It’s no small irony that President Barack Obama supported protections for an open Internet on the same day he arrived in China, a nation that notoriously controls and censors Internet communications.
The president is trying to protect Americans from having their Internet access and usage manipulated by a dictatorship of the nation’s Internet providers. But in the United States, unlike China, keeping the Internet free requires giving a government agency, the Federal Communications Commission, the power to ensure “Net neutrality.” The term means that information moving on the Internet — except for illegal material, such as child pornography — is treated equally and not subject to blockages, slowdowns or special tolls determined by providers.
Net neutrality conflicts with the desire of Internet providers like Verizon, AT&T, Comcast and Time Warner Cable to establish “fast lanes” for which users pay more to move data at higher speeds. They say that traffic controls and high-speed lanes are a natural evolution of the nation’s information superhighway and that government regulations will slow commerce and innovation.
“We are stunned the president would abandon the longstanding, bipartisan policy of lightly regulating the Internet and calling for extreme” regulation, said Michael Powell, president and CEO of the National Cable and Telecommunications Association, the primary lobbying arm of the cable industry.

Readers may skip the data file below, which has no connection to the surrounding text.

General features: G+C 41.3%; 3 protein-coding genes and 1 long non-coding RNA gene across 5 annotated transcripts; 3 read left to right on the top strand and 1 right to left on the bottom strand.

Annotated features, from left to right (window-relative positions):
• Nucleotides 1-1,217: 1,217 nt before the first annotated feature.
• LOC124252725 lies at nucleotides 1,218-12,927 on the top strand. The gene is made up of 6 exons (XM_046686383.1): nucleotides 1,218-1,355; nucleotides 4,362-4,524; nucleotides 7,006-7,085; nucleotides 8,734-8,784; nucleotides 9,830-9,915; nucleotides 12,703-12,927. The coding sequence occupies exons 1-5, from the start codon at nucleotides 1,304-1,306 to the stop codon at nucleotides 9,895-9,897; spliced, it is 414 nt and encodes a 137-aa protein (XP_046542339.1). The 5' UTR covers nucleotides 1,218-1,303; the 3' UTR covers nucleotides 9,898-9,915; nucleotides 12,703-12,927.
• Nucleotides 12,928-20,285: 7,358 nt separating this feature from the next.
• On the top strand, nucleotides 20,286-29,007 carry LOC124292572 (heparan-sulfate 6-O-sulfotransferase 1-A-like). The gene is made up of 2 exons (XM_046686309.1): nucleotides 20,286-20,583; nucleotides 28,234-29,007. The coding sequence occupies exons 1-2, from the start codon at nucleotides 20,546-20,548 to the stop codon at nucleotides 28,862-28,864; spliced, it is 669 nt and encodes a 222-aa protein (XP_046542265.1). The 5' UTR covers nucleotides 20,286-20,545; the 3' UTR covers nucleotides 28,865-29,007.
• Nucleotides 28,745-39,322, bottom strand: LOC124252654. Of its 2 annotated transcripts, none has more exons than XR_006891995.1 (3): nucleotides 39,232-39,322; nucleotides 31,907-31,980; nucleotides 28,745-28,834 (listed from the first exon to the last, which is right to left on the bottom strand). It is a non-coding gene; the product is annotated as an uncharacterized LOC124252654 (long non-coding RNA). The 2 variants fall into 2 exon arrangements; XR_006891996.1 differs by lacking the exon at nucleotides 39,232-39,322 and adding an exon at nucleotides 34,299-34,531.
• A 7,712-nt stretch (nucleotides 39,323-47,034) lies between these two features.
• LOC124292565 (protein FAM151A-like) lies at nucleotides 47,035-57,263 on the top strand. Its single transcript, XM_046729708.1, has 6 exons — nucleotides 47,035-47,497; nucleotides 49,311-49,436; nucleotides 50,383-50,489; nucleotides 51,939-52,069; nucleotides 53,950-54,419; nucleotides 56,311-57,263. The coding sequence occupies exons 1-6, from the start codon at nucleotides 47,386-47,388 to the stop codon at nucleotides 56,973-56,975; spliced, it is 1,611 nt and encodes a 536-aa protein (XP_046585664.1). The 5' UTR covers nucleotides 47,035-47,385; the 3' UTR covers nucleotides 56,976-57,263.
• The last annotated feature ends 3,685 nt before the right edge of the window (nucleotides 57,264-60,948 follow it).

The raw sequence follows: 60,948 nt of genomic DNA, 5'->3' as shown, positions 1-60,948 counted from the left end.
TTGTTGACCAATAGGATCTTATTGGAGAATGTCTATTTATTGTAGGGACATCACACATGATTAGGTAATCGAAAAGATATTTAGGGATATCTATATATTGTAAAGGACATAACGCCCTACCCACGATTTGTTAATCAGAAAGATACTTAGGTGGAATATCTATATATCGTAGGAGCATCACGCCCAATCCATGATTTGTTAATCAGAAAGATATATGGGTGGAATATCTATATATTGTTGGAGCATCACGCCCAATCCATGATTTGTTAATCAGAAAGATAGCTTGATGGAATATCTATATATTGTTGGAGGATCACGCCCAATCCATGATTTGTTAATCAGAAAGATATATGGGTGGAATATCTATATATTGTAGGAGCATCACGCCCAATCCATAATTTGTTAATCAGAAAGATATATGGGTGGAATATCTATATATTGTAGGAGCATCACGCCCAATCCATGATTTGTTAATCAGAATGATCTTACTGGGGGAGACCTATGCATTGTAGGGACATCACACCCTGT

But the industry’s call for “freedom” is really a demand that those who control the means of Internet communications be able to shape the flow and character of Internet content. The president and other advocates of Net neutrality say a truly free Internet will be shaped by the tastes and needs of consumers, not by the monopolies that control the pipelines.
To ensure Net neutrality, the president called on the FCC to treat Net providers like public utilities just as phone companies are regulated.
The FCC should move to protect Net neutrality. When Internet providers file lawsuits in response, the FCC’s authority should be upheld by the courts. The Internet is becoming the main transmitter of communications in the United States. How it responds to the public’s needs should not be left to phone companies and especially not to the cable titans that have already established records of high monopoly pricing and wretched consumer service.
— News and Observer, Raleigh, North Carolina,